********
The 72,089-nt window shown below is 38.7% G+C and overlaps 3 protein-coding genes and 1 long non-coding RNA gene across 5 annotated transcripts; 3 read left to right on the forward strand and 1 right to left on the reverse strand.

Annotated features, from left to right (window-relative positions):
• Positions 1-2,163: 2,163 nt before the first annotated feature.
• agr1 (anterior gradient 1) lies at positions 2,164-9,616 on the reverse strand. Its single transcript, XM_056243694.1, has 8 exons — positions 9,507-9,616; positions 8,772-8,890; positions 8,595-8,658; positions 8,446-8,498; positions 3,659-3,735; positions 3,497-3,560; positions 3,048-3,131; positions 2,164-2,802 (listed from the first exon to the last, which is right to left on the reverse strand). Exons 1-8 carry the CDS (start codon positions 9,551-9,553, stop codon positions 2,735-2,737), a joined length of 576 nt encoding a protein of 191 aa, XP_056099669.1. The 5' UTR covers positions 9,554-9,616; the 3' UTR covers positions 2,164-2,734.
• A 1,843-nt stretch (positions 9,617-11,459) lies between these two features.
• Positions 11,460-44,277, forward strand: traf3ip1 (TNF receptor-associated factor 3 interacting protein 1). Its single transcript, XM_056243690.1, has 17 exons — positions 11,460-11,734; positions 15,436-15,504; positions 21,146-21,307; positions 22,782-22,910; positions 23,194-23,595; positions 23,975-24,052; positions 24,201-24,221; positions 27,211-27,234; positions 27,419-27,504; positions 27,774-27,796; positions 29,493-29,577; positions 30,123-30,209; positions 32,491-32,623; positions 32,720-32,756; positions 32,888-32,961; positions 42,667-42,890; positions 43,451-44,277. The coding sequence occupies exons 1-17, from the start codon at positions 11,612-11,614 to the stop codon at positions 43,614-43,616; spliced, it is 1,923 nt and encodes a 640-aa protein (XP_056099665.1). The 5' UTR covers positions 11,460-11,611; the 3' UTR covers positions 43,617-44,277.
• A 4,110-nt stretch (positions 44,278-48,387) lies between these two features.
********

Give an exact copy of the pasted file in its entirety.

The 72,089-nt window shown below is 38.7% G+C and overlaps 3 protein-coding genes and 1 long non-coding RNA gene across 5 annotated transcripts; 3 read left to right on the forward strand and 1 right to left on the reverse strand.

Annotated features, from left to right (window-relative positions):
• Positions 1-2,163: 2,163 nt before the first annotated feature.
• agr1 (anterior gradient 1) lies at positions 2,164-9,616 on the reverse strand. Its single transcript, XM_056243694.1, has 8 exons — positions 9,507-9,616; positions 8,772-8,890; positions 8,595-8,658; positions 8,446-8,498; positions 3,659-3,735; positions 3,497-3,560; positions 3,048-3,131; positions 2,164-2,802 (listed from the first exon to the last, which is right to left on the reverse strand). Exons 1-8 carry the CDS (start codon positions 9,551-9,553, stop codon positions 2,735-2,737), a joined length of 576 nt encoding a protein of 191 aa, XP_056099669.1. The 5' UTR covers positions 9,554-9,616; the 3' UTR covers positions 2,164-2,734.
• A 1,843-nt stretch (positions 9,617-11,459) lies between these two features.
• Positions 11,460-44,277, forward strand: traf3ip1 (TNF receptor-associated factor 3 interacting protein 1). Its single transcript, XM_056243690.1, has 17 exons — positions 11,460-11,734; positions 15,436-15,504; positions 21,146-21,307; positions 22,782-22,910; positions 23,194-23,595; positions 23,975-24,052; positions 24,201-24,221; positions 27,211-27,234; positions 27,419-27,504; positions 27,774-27,796; positions 29,493-29,577; positions 30,123-30,209; positions 32,491-32,623; positions 32,720-32,756; positions 32,888-32,961; positions 42,667-42,890; positions 43,451-44,277. The coding sequence occupies exons 1-17, from the start codon at positions 11,612-11,614 to the stop codon at positions 43,614-43,616; spliced, it is 1,923 nt and encodes a 640-aa protein (XP_056099665.1). The 5' UTR covers positions 11,460-11,611; the 3' UTR covers positions 43,617-44,277.
• A 4,110-nt stretch (positions 44,278-48,387) lies between these two features.